Northeast Grand Prix Lime Rock
The next round of the 2019 IMSA WeatherTech SportsCar Championship was a GT only race at Lime Rock Park, Connecticut. With Tommy Milner still not cleared by the doctors to race, Marcel Fässler would step in as Milner’s replacement in the #4 Corvette for the second straight event. After a disappointing weekend at the previous round, Corvette Racing were looking to get back in their stride at Lime Rock. During practice, Fässler had a moment when he went up the escape road of turn five, striking a small tire barrier before rejoining the circuit. The #4 C7.R required the front end to be replaced. During qualifying, the fastest lap would be set by the #912 Porsche of 49.133. Garcia set the best time for Corvette Racing of 49.690, with Oliver Gavin not far behind with a 49.748. This placed both Corvettes in fifth and sixth on the grid. Despite being further down the order than they would have liked, the team were optimistic due to how close they were to the pole lap time.
On race day the temperatures were as high as 98°f, making the conditions tough for both cars and drivers. During the opening lap of the race, the #24 BMW attempted to pass Gavin on the outside of turn one. The BMW bumped the left-rear of Gavin’s Corvette and went wide onto the dirt. The #24 rejoined the track in last place in GTLM as Garcia was slowly closing in on the #66 Ford ahead. It only took five minutes for the top three cars to pull out a gap from the rest of the field. As the race approached the 10-minute mark, the #25 BMW in third started to drop back from the front two Porsches, as the #66 Ford had created a gap from the two Corvettes behind. At the 38-minute mark of the race, Oliver Gavin brought in the #4 Corvette for its first pit stop of the day. Fässler took over driving duties of the #4 to rejoin in seventh place. Three minutes later, Garcia pitted to hand over to Jan Magnussen. The #3 C7.R had managed to come out in front of the #25 BMW, however as Magnussen was trying to get heat into the tires, he would drop a spot to the BMW. The #66 Ford was the last of the GTLM cars to pit, which moved both Corvettes up a position with the #3 running in fifth and the #4 right behind.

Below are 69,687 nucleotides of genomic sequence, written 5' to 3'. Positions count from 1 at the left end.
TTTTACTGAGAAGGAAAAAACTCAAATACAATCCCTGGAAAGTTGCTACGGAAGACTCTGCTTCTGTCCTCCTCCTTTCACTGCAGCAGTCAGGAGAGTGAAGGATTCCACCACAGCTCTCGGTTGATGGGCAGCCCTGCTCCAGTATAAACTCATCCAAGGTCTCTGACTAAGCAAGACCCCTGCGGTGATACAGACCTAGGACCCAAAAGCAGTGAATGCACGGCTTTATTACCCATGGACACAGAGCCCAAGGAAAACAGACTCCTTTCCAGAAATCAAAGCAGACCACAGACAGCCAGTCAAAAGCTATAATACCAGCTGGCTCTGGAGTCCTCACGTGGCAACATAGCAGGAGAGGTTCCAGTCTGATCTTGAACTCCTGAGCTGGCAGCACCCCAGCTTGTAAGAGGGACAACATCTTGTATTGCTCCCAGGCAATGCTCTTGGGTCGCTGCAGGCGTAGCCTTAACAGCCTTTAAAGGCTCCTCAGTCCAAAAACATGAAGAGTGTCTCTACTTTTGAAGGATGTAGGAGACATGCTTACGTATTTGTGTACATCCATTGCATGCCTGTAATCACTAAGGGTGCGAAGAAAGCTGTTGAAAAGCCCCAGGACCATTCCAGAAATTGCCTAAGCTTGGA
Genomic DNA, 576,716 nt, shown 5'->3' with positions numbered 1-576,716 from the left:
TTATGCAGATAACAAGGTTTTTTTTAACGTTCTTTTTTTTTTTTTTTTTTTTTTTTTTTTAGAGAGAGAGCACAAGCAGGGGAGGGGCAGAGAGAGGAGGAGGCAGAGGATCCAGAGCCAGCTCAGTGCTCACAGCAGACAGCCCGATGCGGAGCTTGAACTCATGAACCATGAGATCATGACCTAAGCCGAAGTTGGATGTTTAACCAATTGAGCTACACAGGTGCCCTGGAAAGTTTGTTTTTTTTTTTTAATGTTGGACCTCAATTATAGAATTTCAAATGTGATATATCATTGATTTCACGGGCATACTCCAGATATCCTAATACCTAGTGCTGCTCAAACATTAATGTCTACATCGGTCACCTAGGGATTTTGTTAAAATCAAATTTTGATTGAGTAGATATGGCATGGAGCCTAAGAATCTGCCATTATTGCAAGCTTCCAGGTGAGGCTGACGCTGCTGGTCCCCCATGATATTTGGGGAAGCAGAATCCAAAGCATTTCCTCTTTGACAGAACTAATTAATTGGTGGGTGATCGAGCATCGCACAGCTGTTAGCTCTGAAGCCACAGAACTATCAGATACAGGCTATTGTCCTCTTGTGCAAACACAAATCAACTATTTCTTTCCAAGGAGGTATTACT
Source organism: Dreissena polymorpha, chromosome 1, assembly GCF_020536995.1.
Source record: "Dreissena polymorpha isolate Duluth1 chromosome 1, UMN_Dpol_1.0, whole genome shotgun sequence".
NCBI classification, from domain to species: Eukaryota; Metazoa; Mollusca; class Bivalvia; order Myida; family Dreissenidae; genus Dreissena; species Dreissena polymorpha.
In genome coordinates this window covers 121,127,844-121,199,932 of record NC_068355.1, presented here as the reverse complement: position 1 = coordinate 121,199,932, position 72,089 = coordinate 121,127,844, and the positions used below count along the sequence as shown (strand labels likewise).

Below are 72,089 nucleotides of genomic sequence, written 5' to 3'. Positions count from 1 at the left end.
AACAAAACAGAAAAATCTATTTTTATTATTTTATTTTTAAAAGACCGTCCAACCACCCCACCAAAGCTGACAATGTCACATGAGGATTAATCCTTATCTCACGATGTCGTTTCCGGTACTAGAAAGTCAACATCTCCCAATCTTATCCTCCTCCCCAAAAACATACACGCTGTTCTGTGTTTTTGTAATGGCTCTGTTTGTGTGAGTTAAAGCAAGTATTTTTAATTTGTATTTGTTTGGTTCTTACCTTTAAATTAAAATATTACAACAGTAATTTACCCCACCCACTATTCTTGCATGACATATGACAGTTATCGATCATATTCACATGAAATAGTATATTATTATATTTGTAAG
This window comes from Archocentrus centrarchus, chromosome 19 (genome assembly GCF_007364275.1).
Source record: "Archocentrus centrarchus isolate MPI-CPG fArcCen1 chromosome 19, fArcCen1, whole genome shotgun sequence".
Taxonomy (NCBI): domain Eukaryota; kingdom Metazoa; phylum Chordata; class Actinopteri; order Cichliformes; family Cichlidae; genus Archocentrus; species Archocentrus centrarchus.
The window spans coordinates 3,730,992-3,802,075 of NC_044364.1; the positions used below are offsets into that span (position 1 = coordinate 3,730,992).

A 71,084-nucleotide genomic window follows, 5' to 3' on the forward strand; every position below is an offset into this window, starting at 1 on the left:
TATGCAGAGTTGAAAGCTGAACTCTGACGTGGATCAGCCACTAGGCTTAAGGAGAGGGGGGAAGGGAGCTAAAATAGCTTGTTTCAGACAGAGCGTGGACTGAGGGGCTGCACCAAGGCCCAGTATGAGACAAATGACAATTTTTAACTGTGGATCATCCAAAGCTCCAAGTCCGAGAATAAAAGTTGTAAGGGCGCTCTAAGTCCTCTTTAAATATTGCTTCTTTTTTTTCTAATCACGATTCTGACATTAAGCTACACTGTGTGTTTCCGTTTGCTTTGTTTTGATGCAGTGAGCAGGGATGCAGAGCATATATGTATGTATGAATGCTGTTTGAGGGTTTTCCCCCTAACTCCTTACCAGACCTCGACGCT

At the one-hour mark, the #66 Ford had managed to take a spot away from the #4 down the inside of turn five. The #66 Ford of Joey Hand was on the move as only four minutes later he passed the #3 Corvette. The Ford would then go onto pass the #25 BMW, ten minutes later to take fourth place. At the halfway mark of the race, the heat was causing issues for tire degradation. Due to this the #4 Corvette crew opted for a three-stop strategy. Fässler brought the #4 Corvette in for its second stop of the day for fuel and tires only. With just over one hour remaining, Magnussen pitted the #3 to hand back over to Antonio Garcia. As this was happening, out on track, Fässler was all over the rear of the two leading Porsches. Fässler was attempting to get his lap back from them that had been lost in the pits. On the following lap, Fässler passed the #911 Porsche, as it went wide and off track at turn one, in response to the GTD McLaren joining the track from pit lane. As more of the GLTM pits took place, Fåssler had moved the #4 up into third place as the Porsche GT Team had left the #912 out for too long. Struggling on its tires, the #912 lost the lead to the #67 Ford. After the #912 Porsche pitted, Fässler inherited second place, with a five second gap ahead of the #911 Porsche in third. With 43 minutes to go, the #67 Ford from the lead made its final stop for fuel and tires. The Ford Chip Ganassi pit crew made a mistake on the right front tire, which allowed Fässler to pass the Ford as it was leaving pit lane.